Theorem 3. If swarm system (1) with formation protocol (6) achieves synchronization-based guaranteed-performance formation, then the motion of swarm system (1) as a whole satisfies that and , where , and .

Proof. If swarm system (1) achieves synchronization-based guaranteed-performance formation, then one can find thatThat is,Due toone can obtain by (14) thatFrom (44) to (46), it can be shown thatThus, the conclusion of Theorem 3 can be obtained.

Remark 2. In [31, 32], sufficient conditions for formation control depend on the global information of swarm systems, such as the Laplacian matrix and its nonzero eigenvalues, etc. In those cases, formation control strategies are not fully distributed. It should be pointed out that the dilation adaptive method can realize fully distributed control as shown in [35], but it is no longer valid when the guaranteed performance is considered and becomes an important constraint for formation design. In the proof of Theorem 1, we introduce a translation scalar to eliminate the impacts of nonzero eigenvalues on guaranteed-performance formation control and realize the fully distributed control in the sense that gain matrices of the formation protocol are not associated with the global information of swarm systems. Particularly, the translation adaptive method is closely associated with the undirected property of the communication network, which introduces the Laplacian matrix of a complete graph.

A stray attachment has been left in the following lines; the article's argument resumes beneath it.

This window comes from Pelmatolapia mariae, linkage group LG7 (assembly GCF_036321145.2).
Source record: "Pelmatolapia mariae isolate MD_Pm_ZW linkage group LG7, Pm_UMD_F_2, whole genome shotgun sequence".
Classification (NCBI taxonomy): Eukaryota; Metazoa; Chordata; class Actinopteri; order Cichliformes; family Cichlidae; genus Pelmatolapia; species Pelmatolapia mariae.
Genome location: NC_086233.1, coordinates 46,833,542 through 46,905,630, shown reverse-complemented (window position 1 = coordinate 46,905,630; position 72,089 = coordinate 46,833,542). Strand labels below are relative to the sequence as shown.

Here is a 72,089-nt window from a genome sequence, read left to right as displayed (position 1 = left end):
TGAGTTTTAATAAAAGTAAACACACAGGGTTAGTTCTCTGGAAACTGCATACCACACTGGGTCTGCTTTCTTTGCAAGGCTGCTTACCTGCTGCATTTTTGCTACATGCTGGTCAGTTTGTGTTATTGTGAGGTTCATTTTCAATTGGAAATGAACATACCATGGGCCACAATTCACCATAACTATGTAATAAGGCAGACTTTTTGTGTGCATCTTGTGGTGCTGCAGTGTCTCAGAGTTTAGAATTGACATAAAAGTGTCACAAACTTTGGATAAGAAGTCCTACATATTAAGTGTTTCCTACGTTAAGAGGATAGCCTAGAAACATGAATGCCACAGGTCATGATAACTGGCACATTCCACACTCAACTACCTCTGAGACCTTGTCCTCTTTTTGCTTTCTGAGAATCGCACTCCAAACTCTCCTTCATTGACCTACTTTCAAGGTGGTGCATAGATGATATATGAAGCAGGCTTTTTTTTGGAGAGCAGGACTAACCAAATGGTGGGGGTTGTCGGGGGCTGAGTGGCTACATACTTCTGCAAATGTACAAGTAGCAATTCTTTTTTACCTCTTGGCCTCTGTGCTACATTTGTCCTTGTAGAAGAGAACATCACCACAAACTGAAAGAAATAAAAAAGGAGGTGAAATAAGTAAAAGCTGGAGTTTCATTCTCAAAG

Remark 3. Theorem 3 shows an approach to determine the motion of swarm system (1) with formation protocol (6) as a whole, where and are the average of initial values of position-similar states and velocity-similar states, respectively, and is the average value of all formation control vectors. Two important aspects should be emphasized. The first one is that the formation control vectors not only determine formation structures, but also impact the whole motion. The second one is that if the average of initial values of velocity-similar states is equal to zero, then the whole formation is static as the synchronization-based guaranteed-performance formation is achieved. In this case, the center point of the whole formation is jointly determined by the average of initial values of position-similar states and the formation control vectors. However, if the average of initial values of velocity-similar states is nonzero, then the whole formation moves in the uniform linear mode when the synchronization-based guaranteed-performance formation is achieved.

4. Numerical Simulations

In this section, two numerical examples are provided to demonstrate the theoretical conclusions, where the static whole motion and the dynamic whole motion are dealt with, respectively.